By Tom Wilson at Commentary Magazine
Few will be surprised to learn that the conservative commentator George Will has become the latest public figure to have fallen victim to the growing trend of colleges disinviting their guest speakers. There has been a dramatic upsurge in the number of these cancellations in recent years, with conservatives inevitably bearing the brunt of it. But the case of Will’s cancelation comes with an added poignancy, one that makes the affair sound like parody even by the standards of this already ridiculous phenomenon. For Will had been due to speak as part of Scripps College’s annual Elizabeth Hebert Malott Public Affairs Program. And the thing about this program is that it was specifically created to bring conservative speakers to the campus. Just not too conservative, apparently.
The mission statement of the Elizabeth Herbert Malott Public Affairs Program asserts its belief that “a range of opinions about the world – especially opinions with which we may not agree, or think we do not agree – leads to a better educational experience.” As such, the program undertakes to bring to campus speakers with views that differ from the majority of those at the college. No doubt a worthy and much needed undertaking at this progressive all-women’s liberal arts college where a recent survey failed to find a single registered Republican among the faculty.
Even so, it still seems somewhat odd that such initiatives should be required in the first place. Has academia really become so uniformly liberal that specific programs now need to be created so that for one day a year a conservative can be shipped in and paraded around like some rare and exotic creature? Held up before the students so that, should they ever meet one in later life, they will know what a conservative looks like?
Either way, George Will is one conservative that students at Scripps won’t now be exposed to. Will himself maintains that his invitation was revoked on account of acontroversial column he penned back in June, although the college hasn’t actually specified that to be the reason. The column, which was on the subject of sexual assault on campus, certainly caused some uproar. When Will questioned both the stats and the disciplinary procedures that colleges have been adopting regarding sexual assault, he provoked an almighty backlash against himself. Will subsequently claimed that he was actually seeking to take sexual assault more seriously, not less. But four Democratic Senators thought the wrongheadedness of Will’s views to be of such national urgency that they authored a letter to him on the subject, while the St. Louis Post-Dispatch felt compelled to drop Will’s twice-weekly column.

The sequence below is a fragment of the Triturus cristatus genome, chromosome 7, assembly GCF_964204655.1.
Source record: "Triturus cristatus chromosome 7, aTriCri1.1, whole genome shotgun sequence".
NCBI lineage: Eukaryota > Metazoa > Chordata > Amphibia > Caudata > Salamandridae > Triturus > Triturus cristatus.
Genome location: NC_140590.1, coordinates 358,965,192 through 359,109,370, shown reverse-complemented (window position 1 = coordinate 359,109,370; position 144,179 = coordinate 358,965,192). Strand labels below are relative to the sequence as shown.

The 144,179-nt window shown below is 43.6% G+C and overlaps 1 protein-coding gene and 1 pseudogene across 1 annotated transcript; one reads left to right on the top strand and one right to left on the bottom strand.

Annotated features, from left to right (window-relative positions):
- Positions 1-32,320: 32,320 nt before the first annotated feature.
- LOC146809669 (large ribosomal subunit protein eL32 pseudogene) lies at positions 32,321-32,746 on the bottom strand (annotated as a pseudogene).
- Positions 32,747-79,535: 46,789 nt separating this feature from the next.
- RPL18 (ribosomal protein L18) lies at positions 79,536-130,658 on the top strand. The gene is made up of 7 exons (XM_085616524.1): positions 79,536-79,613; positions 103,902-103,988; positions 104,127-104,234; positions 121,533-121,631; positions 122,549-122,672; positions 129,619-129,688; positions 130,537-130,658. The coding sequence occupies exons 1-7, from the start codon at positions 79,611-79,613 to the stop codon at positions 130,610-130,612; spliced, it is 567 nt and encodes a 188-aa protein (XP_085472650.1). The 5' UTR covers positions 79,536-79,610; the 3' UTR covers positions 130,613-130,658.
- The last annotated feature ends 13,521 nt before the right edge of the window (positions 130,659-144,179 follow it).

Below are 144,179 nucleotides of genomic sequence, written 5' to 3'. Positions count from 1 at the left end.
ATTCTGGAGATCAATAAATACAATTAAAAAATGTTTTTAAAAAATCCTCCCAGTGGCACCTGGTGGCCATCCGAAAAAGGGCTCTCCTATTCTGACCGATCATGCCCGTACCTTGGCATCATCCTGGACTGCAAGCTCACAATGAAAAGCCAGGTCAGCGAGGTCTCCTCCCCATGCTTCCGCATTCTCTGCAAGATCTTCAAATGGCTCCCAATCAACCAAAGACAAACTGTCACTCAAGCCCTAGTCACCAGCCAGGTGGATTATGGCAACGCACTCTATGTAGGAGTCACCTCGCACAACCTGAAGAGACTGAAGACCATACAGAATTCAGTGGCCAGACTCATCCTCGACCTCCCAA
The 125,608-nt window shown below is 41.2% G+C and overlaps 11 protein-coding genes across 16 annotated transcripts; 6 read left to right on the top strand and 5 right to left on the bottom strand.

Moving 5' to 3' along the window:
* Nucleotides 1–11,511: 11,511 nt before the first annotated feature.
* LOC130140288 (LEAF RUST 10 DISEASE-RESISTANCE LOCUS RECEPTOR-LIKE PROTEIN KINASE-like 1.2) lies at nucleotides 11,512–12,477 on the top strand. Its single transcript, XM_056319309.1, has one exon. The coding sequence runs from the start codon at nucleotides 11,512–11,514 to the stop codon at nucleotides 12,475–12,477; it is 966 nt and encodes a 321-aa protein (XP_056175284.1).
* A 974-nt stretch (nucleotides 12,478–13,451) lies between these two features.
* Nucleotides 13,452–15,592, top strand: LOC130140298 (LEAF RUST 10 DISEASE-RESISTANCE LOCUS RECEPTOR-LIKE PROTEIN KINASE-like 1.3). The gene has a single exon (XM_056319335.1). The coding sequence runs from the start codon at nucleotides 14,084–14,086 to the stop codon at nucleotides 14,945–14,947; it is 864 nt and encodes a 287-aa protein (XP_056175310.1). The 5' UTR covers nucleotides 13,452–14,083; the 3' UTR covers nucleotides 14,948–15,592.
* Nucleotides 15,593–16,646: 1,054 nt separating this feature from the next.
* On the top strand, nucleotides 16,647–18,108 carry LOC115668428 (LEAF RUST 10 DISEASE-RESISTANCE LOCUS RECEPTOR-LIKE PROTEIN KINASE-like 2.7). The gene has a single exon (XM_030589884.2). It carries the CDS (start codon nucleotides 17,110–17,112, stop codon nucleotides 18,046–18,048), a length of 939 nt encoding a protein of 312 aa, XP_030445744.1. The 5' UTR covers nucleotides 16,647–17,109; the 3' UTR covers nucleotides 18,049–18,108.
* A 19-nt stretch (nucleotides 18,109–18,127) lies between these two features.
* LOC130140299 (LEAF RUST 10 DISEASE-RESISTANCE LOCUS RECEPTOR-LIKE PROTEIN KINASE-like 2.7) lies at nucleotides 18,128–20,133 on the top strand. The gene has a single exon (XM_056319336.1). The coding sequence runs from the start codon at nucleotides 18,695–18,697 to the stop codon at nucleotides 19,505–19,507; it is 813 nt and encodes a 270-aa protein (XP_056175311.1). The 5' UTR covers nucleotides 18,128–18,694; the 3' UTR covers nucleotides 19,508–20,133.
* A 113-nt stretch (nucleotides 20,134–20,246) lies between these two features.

Whether it was this column or something else that offended sensibilities at Scripps, it seems ludicrous to have a program dedicated to showcasing individuals with alternative views only to then disqualify those individuals who have dared to question certain sacred cows of liberal-think. One by one, all the issues get set beyond the realm of debate or discussion and the walls of the liberal echo chamber become ever more impenetrable. It is hardly surprising then that just so many conservative figures have found themselves deemed beyond the pale of acceptability, with students and faculty alike petitioning their institutions to disinvite conservative speakers. In recent years Supreme Court Chief Justice John Roberts, former Secretary of State Condoleezza Rice, right-wing pundit Ann Coulter, and critic of Islam Ayaan Hirsi Ali have all had their invitations to speak on campus withdrawn.
A disturbing culture of perpetual indignation seems to be rendering students apparently unable to so much as countenance hearing alternative points of view, and it has only grown worse in recent years. Research by the Foundation for Individual Rights in Education suggests that since 1987 there have been 145 cases of speakers being disinvited by colleges. But alarmingly close to 100 of these have occurred over the past five years.
Theoretically, Will should have been sheltered from this storm of censorship now being demanded by liberal students and academics. Yet even a program dedicated to allowing some conservative views on campus wasn’t safe from the inquisition. Perhaps Will’s tone was indeed hurtful and offensive to many people. But as the cliché goes, the only society worth living in is one in which your deepest feelings can be offended. Liberals, however, have for some time now been engaged in a project to turn academia into a society of their very own, one in which they will never have to hear an opposing view ever again.
Some have suggested redressing the political imbalance by creating “conservative studies departments” at our universities. But as with the program on which Will was due to speak, by placing all the conservatives in some kind of menagerie rather than having them as tenured academics in standard departments, the message is only reinforced that conservatives are an oddity not for mainstream academic life.
Following the disinviting of Will, Christopher DeMuth, the former head of AEI, has resigned his position on the program’s selection committee. Perhaps this is just as well; conservatives should hardly be bestowing upon such Stalinist institutions the veneer of tolerance and openness.
Schools: Scripps College